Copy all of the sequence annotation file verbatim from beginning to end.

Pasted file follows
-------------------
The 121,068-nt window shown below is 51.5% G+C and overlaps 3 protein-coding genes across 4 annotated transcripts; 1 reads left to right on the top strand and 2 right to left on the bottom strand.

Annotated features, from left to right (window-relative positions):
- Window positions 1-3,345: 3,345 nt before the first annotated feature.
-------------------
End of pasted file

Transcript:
The 121,068-nt window shown below is 51.5% G+C and overlaps 3 protein-coding genes across 4 annotated transcripts; 1 reads left to right on the top strand and 2 right to left on the bottom strand.

Annotated features, from left to right (window-relative positions):
- Window positions 1-3,345: 3,345 nt before the first annotated feature.